It’s hard for me to believe that five years have passed since my father’s death. So much has happened in those five years that I feel almost like a different person, or that I experienced December 20, 2011 in a different lifetime.
Little did I know at the moment I learned of my father’s death, in the newsroom of the Atlanta Journal-Constitution, on a cold and rainy Tuesday, that six months later, I would become caregiver for my mother. Even at that moment, the colon cancer was likely growing inside of her, waiting to make its ugly appearance in our lives. I thought I would spend 2012 grieving for my father, but instead, I had to shelve my grief in order to care for my mother.
I never expected to be virtually unemployed for well over a year after my mother fell ill. It was my father’s death that allowed me to pursue new career opportunities, as I had not wanted to take a new job when I knew he may pass at any moment. It turned out to be a bad move, and when Mom required emergency surgery, I was forced to quit after just two months, to go tend to her in New Mexico.
If I had guessed what my life would be like five years from that dreaded day in December 2011, I would not have imagined my mother being dead for a year and a half. She was 74 at the time of my father’s death, and appeared to be in good physical shape. I was most concerned about her loneliness and depression after Dad’s death.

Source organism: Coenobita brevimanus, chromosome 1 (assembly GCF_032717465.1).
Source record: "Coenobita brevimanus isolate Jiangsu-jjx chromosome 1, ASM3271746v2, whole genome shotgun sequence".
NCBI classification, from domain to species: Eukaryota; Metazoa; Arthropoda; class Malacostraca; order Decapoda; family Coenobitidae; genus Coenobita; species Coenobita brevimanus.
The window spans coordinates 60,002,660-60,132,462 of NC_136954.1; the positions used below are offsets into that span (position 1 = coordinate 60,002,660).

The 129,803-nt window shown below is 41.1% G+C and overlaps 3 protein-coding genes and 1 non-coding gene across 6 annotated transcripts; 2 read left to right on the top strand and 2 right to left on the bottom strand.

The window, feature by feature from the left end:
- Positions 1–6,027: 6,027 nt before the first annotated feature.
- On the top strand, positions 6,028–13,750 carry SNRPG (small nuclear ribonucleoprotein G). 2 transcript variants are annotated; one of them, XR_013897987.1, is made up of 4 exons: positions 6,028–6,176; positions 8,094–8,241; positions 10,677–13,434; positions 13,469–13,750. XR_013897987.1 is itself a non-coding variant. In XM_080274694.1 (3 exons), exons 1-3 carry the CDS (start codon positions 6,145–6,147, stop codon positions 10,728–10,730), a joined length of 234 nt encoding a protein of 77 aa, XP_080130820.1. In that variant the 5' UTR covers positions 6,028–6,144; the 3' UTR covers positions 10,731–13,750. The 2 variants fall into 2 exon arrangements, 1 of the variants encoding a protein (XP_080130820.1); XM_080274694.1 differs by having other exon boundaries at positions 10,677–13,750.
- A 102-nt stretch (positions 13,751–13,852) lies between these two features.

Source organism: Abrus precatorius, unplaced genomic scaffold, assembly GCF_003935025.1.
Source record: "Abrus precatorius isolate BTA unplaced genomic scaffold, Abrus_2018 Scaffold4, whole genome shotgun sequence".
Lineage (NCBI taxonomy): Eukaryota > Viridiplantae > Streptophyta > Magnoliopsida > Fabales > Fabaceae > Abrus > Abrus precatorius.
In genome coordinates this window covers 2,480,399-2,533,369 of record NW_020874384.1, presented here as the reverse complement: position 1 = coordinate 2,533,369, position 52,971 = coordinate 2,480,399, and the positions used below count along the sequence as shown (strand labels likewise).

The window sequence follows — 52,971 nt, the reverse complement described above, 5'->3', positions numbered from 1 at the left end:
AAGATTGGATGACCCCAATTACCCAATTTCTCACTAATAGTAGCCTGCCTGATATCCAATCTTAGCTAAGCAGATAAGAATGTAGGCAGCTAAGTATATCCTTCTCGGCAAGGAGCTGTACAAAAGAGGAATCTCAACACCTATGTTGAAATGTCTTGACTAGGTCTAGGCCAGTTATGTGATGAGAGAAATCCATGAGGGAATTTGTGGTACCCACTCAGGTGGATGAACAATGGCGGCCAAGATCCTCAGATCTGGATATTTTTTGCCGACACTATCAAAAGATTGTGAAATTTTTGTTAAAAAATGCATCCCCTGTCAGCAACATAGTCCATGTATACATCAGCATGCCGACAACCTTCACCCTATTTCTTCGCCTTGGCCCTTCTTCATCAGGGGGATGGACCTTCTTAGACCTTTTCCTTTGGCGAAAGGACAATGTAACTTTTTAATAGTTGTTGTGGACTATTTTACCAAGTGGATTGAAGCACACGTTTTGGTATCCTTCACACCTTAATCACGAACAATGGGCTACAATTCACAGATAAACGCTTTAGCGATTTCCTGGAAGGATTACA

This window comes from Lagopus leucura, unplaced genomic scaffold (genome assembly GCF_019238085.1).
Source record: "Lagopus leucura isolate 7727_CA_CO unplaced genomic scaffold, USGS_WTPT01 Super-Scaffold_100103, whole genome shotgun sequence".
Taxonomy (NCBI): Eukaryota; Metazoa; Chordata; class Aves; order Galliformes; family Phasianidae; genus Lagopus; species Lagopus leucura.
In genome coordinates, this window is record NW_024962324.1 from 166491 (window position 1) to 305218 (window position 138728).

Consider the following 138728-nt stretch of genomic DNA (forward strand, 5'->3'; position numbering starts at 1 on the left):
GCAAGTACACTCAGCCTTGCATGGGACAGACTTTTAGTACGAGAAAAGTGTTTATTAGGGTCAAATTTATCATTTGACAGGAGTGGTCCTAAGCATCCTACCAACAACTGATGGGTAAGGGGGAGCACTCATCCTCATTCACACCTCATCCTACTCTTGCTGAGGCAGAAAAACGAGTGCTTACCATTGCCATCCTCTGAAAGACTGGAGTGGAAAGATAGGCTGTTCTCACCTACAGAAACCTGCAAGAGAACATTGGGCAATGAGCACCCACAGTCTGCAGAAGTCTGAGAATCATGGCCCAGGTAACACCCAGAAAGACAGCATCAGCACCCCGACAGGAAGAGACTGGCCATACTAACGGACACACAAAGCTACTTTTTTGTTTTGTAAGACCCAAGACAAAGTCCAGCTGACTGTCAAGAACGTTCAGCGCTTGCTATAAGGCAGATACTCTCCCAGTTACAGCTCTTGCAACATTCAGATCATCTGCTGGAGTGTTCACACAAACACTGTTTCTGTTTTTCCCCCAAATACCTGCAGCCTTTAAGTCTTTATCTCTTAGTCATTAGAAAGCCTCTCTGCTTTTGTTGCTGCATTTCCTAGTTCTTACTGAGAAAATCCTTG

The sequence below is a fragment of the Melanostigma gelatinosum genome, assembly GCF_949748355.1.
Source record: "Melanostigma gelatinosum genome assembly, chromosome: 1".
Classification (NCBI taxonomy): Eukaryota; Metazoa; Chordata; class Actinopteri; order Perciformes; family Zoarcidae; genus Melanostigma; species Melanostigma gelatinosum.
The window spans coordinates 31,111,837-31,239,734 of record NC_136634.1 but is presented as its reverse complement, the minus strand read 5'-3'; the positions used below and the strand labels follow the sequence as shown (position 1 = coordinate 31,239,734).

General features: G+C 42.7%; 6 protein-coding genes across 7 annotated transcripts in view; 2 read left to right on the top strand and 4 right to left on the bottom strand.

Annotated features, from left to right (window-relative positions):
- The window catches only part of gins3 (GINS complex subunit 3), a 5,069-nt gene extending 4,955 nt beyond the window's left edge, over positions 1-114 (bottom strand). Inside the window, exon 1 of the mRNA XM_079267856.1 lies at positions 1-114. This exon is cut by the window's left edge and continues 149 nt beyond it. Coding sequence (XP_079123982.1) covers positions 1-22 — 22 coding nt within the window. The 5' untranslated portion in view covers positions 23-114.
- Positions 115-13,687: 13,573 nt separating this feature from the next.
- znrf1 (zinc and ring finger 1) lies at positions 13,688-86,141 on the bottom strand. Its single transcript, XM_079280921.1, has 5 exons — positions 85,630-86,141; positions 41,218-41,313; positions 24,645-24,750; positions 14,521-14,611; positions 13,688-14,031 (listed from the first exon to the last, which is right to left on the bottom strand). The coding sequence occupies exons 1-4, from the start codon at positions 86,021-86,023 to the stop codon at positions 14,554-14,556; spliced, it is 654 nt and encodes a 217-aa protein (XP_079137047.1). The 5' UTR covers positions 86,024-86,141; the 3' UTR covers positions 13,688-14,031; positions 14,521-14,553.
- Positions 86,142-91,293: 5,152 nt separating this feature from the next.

Sometimes it all seems like a bad dream, but of course, I know all too well that it was real life. Good things have happened over these five years: my writing won an award, I secured full-time employment again, I’m slowly but surely crawling my way out of debt. I’m using my experiences, both positive and negative, in the caregiver advocacy role that I now cherish. The past five years have been turned into essays that have touched people and generated conversation around the topic of caregiving.
I certainly would never want to live the past five years of my life over again, but I am a better person for surviving them, and for taking the lessons my parents taught me to help others in a similar situation.
5 responses to “Marking five years since Dad’s death”
It is admirable that you have been able to put these experiences into a perspective that is helpful to you. Nobody wants to go through something like that, but you are a stronger and wiser person, as a result. Good for you.
Okay, now you’ve done it, you’ve messed my makeup from tears before I have to make an appointment. LOL. What a treasure to have that recording of your dad singing to you. He has a wonderful voice. My dad used to sing to me, too.
I know your struggles have brought you growth, and you are in a better place now. But, I also know these anniversaries are hard and lonely. My heart goes out to you. Sending warm hugs.
Thanks Lori, I feel blessed to have this recording of my dad singing to me.
P.S. One of my other blogger friends wrote a lovely piece about missing people who have passed on. I think you might find it interesting and wanted to share. It’s not really sad so much as a validation about their absence from our lives. She’s a beautifully poetic writer.
What a beautiful piece, thanks for sharing.